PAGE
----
I’ve got another Beginner’s Bullwhip in the works.
These whips have a plaited belly and a 4 plait cowhide overlay. They are designed for someone who wants to try out whip cracking without investing in a kangaroo whip. I’ll finish this whip up when I have some more free time and I’ll list in on my IN STOCK whips page.
I just went up to David Morgan to pick up some veg tanned, drum stuffed kangaroo!
Personally when I get kangaroo, I prefer the drum stuffed kangaroo. What drum stuffed means is that they have grease/oils worked into the skins in a large drum. You get even penetration of the grease into the skin and it gets worked in deeper than when you buy a dry skin and have to work it in by hand.
The end had been broken off, if I remember correctly this was a dog that chewed through the whip.
After chatting with the owner and giving them some options they decided to put the new end of the whip where the whip was chewed off. I had to unbraid the whip a bit and taper the inside a little bit, the put a new fall on it.
I also added in a pack of polypro crackers.
This whip shipped back to its owner cracking a lot better than it did when they shipped it to me! If you’ve got a whip that needs repairs feel free to contact me!
About a year ago I made an instructional DVD that teaches you how to make a 4 plait cowhide bullwhip with a plaited belly. This DVD takes you step by step through the whip making process and even includes a shopping list with Tandy Leather Factory item numbers to make getting your supplies easy!
This is a great resource for learning to make your first whip.
I never really promoted the DVD or had it listed on my website…why…because I forgot to. So I’m re-launching the Make a Bullwhip DVD. It will sell for $30, however during the relaunch you can get it for $20 shipped in the USA.
My current project is working on an 8 foot Indiana Jones Style Bullwhip. I’m trying something that I don’t normally do when I make these whips. I’m trying to get a slightly lower profile on the heel knot.
Basically there are few ways to do this:
Use thinner leather: This option will change the entire whips profile, not just the heel knot.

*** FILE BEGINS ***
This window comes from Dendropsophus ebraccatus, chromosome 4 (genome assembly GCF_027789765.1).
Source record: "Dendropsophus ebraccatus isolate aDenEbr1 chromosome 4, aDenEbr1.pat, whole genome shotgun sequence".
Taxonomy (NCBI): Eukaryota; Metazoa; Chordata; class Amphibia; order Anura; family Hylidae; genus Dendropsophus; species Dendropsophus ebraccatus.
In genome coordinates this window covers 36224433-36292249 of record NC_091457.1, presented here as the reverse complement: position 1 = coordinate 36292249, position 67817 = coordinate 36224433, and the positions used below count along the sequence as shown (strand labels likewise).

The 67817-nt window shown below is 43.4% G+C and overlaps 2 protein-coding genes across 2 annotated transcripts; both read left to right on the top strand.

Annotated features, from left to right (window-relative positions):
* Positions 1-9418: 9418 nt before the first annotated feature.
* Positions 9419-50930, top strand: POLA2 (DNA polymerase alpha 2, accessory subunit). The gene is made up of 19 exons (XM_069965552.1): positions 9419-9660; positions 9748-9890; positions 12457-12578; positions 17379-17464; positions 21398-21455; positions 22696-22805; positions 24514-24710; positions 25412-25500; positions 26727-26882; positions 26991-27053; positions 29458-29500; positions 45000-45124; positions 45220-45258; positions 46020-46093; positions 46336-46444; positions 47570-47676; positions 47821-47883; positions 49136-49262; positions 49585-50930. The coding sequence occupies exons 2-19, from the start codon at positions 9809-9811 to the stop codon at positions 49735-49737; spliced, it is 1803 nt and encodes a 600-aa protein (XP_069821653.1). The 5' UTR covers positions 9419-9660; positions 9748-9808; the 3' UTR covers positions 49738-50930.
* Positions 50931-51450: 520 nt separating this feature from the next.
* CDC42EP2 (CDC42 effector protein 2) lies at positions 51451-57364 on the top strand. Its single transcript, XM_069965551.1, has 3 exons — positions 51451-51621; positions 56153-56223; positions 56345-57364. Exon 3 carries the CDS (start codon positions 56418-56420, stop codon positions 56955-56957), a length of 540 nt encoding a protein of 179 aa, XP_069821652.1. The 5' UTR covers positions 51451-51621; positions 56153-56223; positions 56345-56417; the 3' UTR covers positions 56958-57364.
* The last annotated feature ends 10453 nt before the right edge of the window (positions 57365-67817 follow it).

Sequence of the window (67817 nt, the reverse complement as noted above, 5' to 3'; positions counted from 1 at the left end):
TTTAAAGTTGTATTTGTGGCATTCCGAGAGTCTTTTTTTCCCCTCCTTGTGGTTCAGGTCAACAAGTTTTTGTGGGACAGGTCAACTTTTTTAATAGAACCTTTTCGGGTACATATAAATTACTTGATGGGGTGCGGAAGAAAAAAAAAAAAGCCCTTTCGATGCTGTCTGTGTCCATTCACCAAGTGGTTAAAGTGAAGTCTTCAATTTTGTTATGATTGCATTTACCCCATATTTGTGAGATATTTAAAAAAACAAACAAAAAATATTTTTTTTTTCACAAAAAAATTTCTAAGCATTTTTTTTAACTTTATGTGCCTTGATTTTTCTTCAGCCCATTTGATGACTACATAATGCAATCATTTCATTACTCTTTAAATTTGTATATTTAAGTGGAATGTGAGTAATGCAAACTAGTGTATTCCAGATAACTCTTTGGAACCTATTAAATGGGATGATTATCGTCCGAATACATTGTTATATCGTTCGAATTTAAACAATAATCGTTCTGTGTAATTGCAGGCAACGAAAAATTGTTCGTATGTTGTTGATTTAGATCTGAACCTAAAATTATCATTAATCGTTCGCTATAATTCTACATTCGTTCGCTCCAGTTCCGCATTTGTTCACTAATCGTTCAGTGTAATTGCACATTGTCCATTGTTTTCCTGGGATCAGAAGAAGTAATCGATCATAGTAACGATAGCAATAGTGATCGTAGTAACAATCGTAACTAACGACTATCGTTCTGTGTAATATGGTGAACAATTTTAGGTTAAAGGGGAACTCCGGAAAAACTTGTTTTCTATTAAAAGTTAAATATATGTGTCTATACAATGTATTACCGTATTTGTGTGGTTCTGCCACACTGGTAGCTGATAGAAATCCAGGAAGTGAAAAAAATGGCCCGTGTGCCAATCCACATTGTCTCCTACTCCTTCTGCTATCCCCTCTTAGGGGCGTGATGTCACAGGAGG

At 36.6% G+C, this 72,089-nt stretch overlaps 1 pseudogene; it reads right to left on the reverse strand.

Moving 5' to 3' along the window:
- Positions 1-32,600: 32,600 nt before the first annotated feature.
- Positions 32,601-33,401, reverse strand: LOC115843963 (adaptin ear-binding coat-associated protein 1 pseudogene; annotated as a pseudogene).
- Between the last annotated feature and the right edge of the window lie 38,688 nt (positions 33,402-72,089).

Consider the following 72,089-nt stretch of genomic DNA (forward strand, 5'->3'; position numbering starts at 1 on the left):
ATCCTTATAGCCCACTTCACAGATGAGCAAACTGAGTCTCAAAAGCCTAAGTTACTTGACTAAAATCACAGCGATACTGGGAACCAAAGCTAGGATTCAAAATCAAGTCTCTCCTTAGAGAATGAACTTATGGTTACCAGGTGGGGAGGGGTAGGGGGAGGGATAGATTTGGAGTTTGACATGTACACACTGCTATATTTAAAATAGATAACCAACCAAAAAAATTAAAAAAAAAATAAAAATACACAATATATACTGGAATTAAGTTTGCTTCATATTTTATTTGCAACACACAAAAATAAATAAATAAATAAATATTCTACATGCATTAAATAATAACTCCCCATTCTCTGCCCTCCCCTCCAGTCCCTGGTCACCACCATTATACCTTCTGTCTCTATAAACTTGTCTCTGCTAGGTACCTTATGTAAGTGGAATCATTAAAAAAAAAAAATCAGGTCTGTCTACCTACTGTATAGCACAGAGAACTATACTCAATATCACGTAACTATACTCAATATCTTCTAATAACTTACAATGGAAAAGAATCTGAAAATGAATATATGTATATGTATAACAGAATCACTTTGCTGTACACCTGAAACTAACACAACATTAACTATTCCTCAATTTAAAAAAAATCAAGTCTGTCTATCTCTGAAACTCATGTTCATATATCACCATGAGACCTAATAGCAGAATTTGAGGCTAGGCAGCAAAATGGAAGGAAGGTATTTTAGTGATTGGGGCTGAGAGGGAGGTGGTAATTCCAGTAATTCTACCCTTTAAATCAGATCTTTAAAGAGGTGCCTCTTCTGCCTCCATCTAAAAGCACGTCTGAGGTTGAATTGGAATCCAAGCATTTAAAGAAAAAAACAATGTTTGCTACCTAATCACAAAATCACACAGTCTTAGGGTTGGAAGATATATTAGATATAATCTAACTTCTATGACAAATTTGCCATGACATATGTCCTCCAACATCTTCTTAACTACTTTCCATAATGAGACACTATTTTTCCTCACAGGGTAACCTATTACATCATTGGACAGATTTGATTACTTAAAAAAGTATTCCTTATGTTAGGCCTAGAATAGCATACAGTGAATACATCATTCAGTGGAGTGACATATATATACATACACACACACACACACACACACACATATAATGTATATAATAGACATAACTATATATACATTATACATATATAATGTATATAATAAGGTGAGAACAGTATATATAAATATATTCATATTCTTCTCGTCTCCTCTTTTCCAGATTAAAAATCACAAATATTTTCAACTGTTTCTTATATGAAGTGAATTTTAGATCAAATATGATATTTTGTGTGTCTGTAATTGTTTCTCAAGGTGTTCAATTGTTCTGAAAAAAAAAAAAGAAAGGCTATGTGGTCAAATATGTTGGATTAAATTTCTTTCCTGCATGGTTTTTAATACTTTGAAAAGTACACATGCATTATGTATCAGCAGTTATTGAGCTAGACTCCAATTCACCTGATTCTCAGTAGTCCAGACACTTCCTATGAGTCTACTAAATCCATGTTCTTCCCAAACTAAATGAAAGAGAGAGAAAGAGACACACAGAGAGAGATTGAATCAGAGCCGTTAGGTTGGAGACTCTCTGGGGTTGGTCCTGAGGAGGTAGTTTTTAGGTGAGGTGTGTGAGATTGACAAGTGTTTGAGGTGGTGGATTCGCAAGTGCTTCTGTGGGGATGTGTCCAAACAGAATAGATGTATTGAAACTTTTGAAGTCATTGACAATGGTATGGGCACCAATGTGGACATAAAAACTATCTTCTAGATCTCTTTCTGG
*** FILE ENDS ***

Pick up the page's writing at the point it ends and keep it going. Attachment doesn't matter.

Use less lead: This will also accomplish making the heel knot smaller, but may potentially give the whip an undesirable “in the hands” feel.
Put the lead on sooner: By putting the lead on a lower layer, I can use the same amount and it will stick out less.
I opted for adding the lead on a lower layer of the whip. Normally the lead goes on top of the outer bolster. My thinking all the layers give me some meat to attach the lead to.
If you look at the picture above you will see the layer that’s cut short is the outer belly. By attaching the lead in that space, the lead will not be on top of two layers (the outer belly and the outer bolster). That’s going to reduce the profile of the heel knot, however visually I won’t know how much until the whip is done.
One of my least favorite parts of any whip to make it to put on the heel knot.
I think it’s because at that point all of the plaiting is finished and I just want to be done and making the heel knot isn’t fun. However it’s something that’s got to be done and in comparison to plaiting, or cutting out the leather it’s pretty quick!
Right now I’m working on a six foot 12 plait bullwhip in natural tan kangaroo. I had some natural tan in stock, so I didn’t need to drive up to David Morgan to pick up a kangaroo skin. I’m using a 57dm skin, however I also found a belly that I had cut out a while ago for something else, but for whatever reason didn’t use in black kangaroo. Since this will be in the inside of the whip you won’t see it.
Currently I have both bellies and bolsters finished.
Next up is to put some lead on for the knot foundation on get to work on the overlay.
People always ask how I can cut out the overlay before I’ve got the inner layers finished. It’s pretty simple, I know about what the strand widths should be and cut them a smidge wider than that. I then will resize them once the inner layers are finished.
On the surface it sounds like it’s more work than cutting it later, however it actually saves me time. By doing all of one task at the same time (i.e. strand cutting) it saves time in set up and clean up. Regardless of what point I cut the strands they still need to pared which also accomplishes the resizing.
The more I make whips, the more I’m looking for ways to save time…not cut corners, but to save time by eliminating steps that are duplicate, like sweeping the floor twice or putting away the leather only to take it back out an hour later. While these are small amounts of time, when you add them all up they can add up to a decent chunk of time.
One thing that I used to do and stopped doing when making whips was that I used to cut out all the internal layers at the same time, before I did any plaiting. I don’t know why I stopped doing this, however recently I starting doing it again and it’s a huge time saver! I also find it’s easier to do one task several times than to constantly switch my brain to doing different things.
So for the whip I’m currently working on I cut out the core, bellies and bolsters before I did any plaiting. When I used to do this people would ask me how I knew how wide to cut everything. It’s pretty easy since everything is going to be approximately the same thickness withing fractions of a millimeter. I cut the bolsters a little bit wider, then tweak them when it’s time to put them onto the whip.
Here’s the whip I’m currently working on, this is the inner belly completed.
This whip has a spring steel handle. With the handle I think spring steel is the way to go over just a steel rod. The reason is that normal steel can be bent and spring steel cannot (except under very extreme circumstances).
Today I’ll finish up the interior layers of this whip and then move on to the cutting out the overlay.